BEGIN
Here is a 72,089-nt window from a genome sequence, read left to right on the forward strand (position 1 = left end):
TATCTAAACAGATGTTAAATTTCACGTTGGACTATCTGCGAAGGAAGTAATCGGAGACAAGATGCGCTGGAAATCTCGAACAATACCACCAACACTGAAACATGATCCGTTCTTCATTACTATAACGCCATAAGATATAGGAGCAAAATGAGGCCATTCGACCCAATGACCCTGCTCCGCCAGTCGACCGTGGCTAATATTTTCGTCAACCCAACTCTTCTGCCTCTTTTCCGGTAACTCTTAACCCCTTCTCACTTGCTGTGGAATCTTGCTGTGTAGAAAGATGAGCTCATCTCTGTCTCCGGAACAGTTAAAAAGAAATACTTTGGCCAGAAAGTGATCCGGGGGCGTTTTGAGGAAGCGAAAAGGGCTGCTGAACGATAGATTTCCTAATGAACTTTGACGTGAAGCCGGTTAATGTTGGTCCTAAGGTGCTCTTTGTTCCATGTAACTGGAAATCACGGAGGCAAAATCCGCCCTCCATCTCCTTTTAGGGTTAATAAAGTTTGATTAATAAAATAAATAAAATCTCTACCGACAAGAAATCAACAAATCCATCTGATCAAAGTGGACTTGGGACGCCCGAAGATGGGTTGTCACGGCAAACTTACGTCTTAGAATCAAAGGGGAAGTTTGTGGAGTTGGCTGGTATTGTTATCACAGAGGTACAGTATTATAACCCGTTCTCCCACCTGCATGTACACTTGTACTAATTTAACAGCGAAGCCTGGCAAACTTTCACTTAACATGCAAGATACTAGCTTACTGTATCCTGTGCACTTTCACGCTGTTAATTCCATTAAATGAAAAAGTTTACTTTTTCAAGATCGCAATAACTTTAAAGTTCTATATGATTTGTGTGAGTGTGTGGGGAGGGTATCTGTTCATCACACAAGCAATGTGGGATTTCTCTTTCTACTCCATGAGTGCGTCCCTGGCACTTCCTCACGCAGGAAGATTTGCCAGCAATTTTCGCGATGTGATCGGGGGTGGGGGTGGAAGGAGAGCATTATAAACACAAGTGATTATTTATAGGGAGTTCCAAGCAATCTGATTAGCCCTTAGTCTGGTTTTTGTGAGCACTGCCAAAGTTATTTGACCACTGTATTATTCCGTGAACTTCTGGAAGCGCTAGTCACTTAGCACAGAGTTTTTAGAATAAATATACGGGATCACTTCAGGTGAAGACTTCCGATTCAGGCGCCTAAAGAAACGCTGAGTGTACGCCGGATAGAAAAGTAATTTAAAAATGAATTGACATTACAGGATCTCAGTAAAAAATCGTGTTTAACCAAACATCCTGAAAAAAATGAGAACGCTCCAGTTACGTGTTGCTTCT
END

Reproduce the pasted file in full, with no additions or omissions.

Here is a 72,089-nt window from a genome sequence, read left to right on the forward strand (position 1 = left end):
TATCTAAACAGATGTTAAATTTCACGTTGGACTATCTGCGAAGGAAGTAATCGGAGACAAGATGCGCTGGAAATCTCGAACAATACCACCAACACTGAAACATGATCCGTTCTTCATTACTATAACGCCATAAGATATAGGAGCAAAATGAGGCCATTCGACCCAATGACCCTGCTCCGCCAGTCGACCGTGGCTAATATTTTCGTCAACCCAACTCTTCTGCCTCTTTTCCGGTAACTCTTAACCCCTTCTCACTTGCTGTGGAATCTTGCTGTGTAGAAAGATGAGCTCATCTCTGTCTCCGGAACAGTTAAAAAGAAATACTTTGGCCAGAAAGTGATCCGGGGGCGTTTTGAGGAAGCGAAAAGGGCTGCTGAACGATAGATTTCCTAATGAACTTTGACGTGAAGCCGGTTAATGTTGGTCCTAAGGTGCTCTTTGTTCCATGTAACTGGAAATCACGGAGGCAAAATCCGCCCTCCATCTCCTTTTAGGGTTAATAAAGTTTGATTAATAAAATAAATAAAATCTCTACCGACAAGAAATCAACAAATCCATCTGATCAAAGTGGACTTGGGACGCCCGAAGATGGGTTGTCACGGCAAACTTACGTCTTAGAATCAAAGGGGAAGTTTGTGGAGTTGGCTGGTATTGTTATCACAGAGGTACAGTATTATAACCCGTTCTCCCACCTGCATGTACACTTGTACTAATTTAACAGCGAAGCCTGGCAAACTTTCACTTAACATGCAAGATACTAGCTTACTGTATCCTGTGCACTTTCACGCTGTTAATTCCATTAAATGAAAAAGTTTACTTTTTCAAGATCGCAATAACTTTAAAGTTCTATATGATTTGTGTGAGTGTGTGGGGAGGGTATCTGTTCATCACACAAGCAATGTGGGATTTCTCTTTCTACTCCATGAGTGCGTCCCTGGCACTTCCTCACGCAGGAAGATTTGCCAGCAATTTTCGCGATGTGATCGGGGGTGGGGGTGGAAGGAGAGCATTATAAACACAAGTGATTATTTATAGGGAGTTCCAAGCAATCTGATTAGCCCTTAGTCTGGTTTTTGTGAGCACTGCCAAAGTTATTTGACCACTGTATTATTCCGTGAACTTCTGGAAGCGCTAGTCACTTAGCACAGAGTTTTTAGAATAAATATACGGGATCACTTCAGGTGAAGACTTCCGATTCAGGCGCCTAAAGAAACGCTGAGTGTACGCCGGATAGAAAAGTAATTTAAAAATGAATTGACATTACAGGATCTCAGTAAAAAATCGTGTTTAACCAAACATCCTGAAAAAAATGAGAACGCTCCAGTTACGTGTTGCTTCT